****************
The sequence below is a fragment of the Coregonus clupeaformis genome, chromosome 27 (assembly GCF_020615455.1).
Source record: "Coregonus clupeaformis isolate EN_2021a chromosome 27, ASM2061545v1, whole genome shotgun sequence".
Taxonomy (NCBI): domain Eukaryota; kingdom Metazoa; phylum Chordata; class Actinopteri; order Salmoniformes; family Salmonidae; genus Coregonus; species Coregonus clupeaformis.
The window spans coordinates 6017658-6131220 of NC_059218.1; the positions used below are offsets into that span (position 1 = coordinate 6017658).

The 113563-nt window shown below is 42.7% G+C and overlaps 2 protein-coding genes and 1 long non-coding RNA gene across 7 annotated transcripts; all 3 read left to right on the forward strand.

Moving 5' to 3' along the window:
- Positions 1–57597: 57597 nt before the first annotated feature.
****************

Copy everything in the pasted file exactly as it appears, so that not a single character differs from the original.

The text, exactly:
The sequence below is a fragment of the Coregonus clupeaformis genome, chromosome 27 (assembly GCF_020615455.1).
Source record: "Coregonus clupeaformis isolate EN_2021a chromosome 27, ASM2061545v1, whole genome shotgun sequence".
Taxonomy (NCBI): domain Eukaryota; kingdom Metazoa; phylum Chordata; class Actinopteri; order Salmoniformes; family Salmonidae; genus Coregonus; species Coregonus clupeaformis.
The window spans coordinates 6017658-6131220 of NC_059218.1; the positions used below are offsets into that span (position 1 = coordinate 6017658).

The 113563-nt window shown below is 42.7% G+C and overlaps 2 protein-coding genes and 1 long non-coding RNA gene across 7 annotated transcripts; all 3 read left to right on the forward strand.

Moving 5' to 3' along the window:
- Positions 1–57597: 57597 nt before the first annotated feature.